JAN 20, 2023
As part of our 25 Years Running celebration, here's the story of one runner who gives us Reason #3 to run: Because you can fun for a cause that's bigger than yourself, changing someone's life in the process.
St. Jude Children’s Research Hospital extraordinaire Susy Meade was 39 years old when she started running. “My mother loved to run,” recalls the now 52-year-old Office Administrator who lives in Nashville, Tenn. “I remember being 11 years old and her asking me to come with her. About a block in I’d say, ‘forget it, I’m going home!’”
There’s no stopping Meade now, as she and her husband Ed target numerous races, including Rock ‘n’ Roll Running Series Nashville this year. Over the course of many races (50 half marathons and four full marathons for her), Meade and her husband have raised over $50,000 for St. Jude through their racing efforts.
So how did Meade find this purpose, which she then shared with her husband? Back in 2014, Meade met a St. Jude ambassador at Rock ‘n’ Roll Running Series Las Vegas. Meade realized she wanted to run for something bigger, but was scared to “commit, ask for money, and the rejection.” She came home from Vegas and turned on a movie—only to realize the child in the movie was a patient at St. Jude Hospital. “I started crying. That was it,” she recalls.
It wasn’t an easy road, however. In February 2015, Meade broke her hip due to stress fracture complications and had emergency surgery. She did the Nashville half marathon with a cane that April.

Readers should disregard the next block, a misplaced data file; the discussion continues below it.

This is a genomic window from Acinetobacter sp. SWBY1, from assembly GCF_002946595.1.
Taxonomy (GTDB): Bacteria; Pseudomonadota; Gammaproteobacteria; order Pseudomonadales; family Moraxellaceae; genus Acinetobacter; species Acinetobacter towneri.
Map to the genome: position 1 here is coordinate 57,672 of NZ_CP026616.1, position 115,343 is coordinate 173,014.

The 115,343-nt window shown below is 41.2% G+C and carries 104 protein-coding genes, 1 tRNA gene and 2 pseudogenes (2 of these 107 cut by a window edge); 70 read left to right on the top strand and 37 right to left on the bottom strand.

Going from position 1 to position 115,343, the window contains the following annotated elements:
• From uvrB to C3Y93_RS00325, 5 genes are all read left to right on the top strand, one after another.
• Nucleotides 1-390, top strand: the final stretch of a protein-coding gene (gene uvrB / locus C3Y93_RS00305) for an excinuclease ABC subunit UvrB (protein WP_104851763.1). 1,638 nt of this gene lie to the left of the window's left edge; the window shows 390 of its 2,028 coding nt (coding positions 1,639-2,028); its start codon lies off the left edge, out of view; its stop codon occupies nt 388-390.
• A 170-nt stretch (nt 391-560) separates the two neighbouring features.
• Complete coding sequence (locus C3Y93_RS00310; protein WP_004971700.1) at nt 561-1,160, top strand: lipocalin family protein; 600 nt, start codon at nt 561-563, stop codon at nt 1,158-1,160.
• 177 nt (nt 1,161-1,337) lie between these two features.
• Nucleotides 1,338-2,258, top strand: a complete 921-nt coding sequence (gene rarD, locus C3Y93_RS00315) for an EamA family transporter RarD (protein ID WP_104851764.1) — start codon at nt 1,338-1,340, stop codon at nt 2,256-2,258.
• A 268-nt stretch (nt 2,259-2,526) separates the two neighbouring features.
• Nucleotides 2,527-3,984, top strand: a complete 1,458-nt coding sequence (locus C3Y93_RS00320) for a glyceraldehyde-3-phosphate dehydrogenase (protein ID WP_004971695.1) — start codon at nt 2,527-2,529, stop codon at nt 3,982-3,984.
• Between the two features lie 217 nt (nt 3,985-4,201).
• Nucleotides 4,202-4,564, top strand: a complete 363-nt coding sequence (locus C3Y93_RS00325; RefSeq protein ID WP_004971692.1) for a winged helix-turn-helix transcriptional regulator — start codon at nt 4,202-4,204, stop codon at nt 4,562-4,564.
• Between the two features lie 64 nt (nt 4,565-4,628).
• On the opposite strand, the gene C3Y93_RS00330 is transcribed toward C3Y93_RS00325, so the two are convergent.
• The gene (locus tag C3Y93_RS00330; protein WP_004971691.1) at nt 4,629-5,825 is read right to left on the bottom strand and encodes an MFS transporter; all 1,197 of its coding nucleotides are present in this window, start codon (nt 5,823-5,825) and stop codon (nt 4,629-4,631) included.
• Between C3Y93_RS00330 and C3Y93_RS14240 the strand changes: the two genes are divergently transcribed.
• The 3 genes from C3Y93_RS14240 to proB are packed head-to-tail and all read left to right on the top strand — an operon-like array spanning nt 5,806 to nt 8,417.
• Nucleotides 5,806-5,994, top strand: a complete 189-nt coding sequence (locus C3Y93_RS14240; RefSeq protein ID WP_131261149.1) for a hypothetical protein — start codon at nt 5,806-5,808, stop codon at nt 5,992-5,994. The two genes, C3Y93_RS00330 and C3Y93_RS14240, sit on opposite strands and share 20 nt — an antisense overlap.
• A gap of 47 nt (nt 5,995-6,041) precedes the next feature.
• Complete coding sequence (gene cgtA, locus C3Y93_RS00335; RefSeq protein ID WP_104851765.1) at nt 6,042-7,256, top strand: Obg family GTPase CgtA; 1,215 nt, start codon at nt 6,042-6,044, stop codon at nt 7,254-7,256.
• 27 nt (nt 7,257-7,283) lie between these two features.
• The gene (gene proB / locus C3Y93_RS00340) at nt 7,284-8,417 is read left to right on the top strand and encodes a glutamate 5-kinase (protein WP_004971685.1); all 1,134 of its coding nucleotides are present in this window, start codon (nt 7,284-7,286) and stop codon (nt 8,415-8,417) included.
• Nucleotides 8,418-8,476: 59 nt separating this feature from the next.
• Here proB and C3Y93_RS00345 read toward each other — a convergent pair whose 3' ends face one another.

“Obviously it was my worst half ever, but it was an awesome experience,” she says. “Being at the back of the bus, so to speak, gave me the ability to look around at all kinds of people. The hand cyclists, and the visually impaired runners with their guides. It taught me to look around at the people I was running with. Whoever calls it a solo sport isn’t a runner. The camaraderie, the belief in the person next to you. The only person you’re competing against is the one in your head.”
Before the race, Meade’s doctor had told her to listen to my body. Meade’s husband piped up: “You don’t understand—she wants to do 13.1 miles this weekend.” The doctor said to her: “I hope you have a backup plan.” Meade responded: “There is no backup plan. I am running for kids with cancer. They don’t get to have a backup plan. Their whole life changes at the drop of a hat. There’s just no excuse. It’s running for something bigger than you could imagine or feel.”
“Both my husband’s and my mom died of cancer. When you start fundraising, they ask you your ‘Why.’ What our moms went through, they would never want a child to go through,” Meade explains. She goes on to say that some of her most powerful moments have been witnessing families who’ve lost their child yet continue to be part of the St. Jude family. “That to me speaks volumes,” she says.
She tells the story of two teenagers, 15 and 16 years old, who were diagnosed with a rare form of brain cancer. Even at that age they decided they wanted to donate their brains to research. “I may be slow,” Meade says, “but I can run, and I’ll keep going. There are kids who know that they’re dying and are willing to donate their brains looking for a cure.”
“I think everyone should run for a cause at least once,” Meade concludes. “I think you should do a distance that you haven’t done, just to feel that achievement and the emotions that come with it—we should always do a little outside our comfort zone. If you can do all that for a charity, there is no greater feeling.”
“The Rock ‘n’ Roll Running Series offers some amazing events,” Meade says. “Las Vegas for example—just the thought of the Strip only being closed on New Year’s and for the race. All the lights, all the excitement, a band every mile. I tell people why not pick a great first one? Get a taste of it in the best way.”